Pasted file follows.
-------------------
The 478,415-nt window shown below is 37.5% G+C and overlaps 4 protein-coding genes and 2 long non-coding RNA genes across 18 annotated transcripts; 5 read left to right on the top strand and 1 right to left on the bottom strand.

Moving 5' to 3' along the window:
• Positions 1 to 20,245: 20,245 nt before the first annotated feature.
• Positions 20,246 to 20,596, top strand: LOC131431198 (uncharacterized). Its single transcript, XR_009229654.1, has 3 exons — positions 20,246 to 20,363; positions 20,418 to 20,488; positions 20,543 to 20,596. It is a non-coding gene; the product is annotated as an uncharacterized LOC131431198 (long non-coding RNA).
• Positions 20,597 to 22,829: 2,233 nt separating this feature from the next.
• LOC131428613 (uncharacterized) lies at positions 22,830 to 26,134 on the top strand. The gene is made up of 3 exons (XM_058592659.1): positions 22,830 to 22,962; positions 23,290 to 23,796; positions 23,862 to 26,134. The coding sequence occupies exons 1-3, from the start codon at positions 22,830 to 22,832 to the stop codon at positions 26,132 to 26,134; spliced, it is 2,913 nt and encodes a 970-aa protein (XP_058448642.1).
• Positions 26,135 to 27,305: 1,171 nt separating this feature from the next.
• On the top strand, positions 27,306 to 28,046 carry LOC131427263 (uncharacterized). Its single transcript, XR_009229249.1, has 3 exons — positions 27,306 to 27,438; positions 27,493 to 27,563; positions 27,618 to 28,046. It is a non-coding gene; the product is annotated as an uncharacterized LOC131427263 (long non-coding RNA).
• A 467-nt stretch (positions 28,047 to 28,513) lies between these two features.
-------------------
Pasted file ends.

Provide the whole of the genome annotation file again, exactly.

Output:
The 478,415-nt window shown below is 37.5% G+C and overlaps 4 protein-coding genes and 2 long non-coding RNA genes across 18 annotated transcripts; 5 read left to right on the top strand and 1 right to left on the bottom strand.

Moving 5' to 3' along the window:
• Positions 1 to 20,245: 20,245 nt before the first annotated feature.
• Positions 20,246 to 20,596, top strand: LOC131431198 (uncharacterized). Its single transcript, XR_009229654.1, has 3 exons — positions 20,246 to 20,363; positions 20,418 to 20,488; positions 20,543 to 20,596. It is a non-coding gene; the product is annotated as an uncharacterized LOC131431198 (long non-coding RNA).
• Positions 20,597 to 22,829: 2,233 nt separating this feature from the next.
• LOC131428613 (uncharacterized) lies at positions 22,830 to 26,134 on the top strand. The gene is made up of 3 exons (XM_058592659.1): positions 22,830 to 22,962; positions 23,290 to 23,796; positions 23,862 to 26,134. The coding sequence occupies exons 1-3, from the start codon at positions 22,830 to 22,832 to the stop codon at positions 26,132 to 26,134; spliced, it is 2,913 nt and encodes a 970-aa protein (XP_058448642.1).
• Positions 26,135 to 27,305: 1,171 nt separating this feature from the next.
• On the top strand, positions 27,306 to 28,046 carry LOC131427263 (uncharacterized). Its single transcript, XR_009229249.1, has 3 exons — positions 27,306 to 27,438; positions 27,493 to 27,563; positions 27,618 to 28,046. It is a non-coding gene; the product is annotated as an uncharacterized LOC131427263 (long non-coding RNA).
• A 467-nt stretch (positions 28,047 to 28,513) lies between these two features.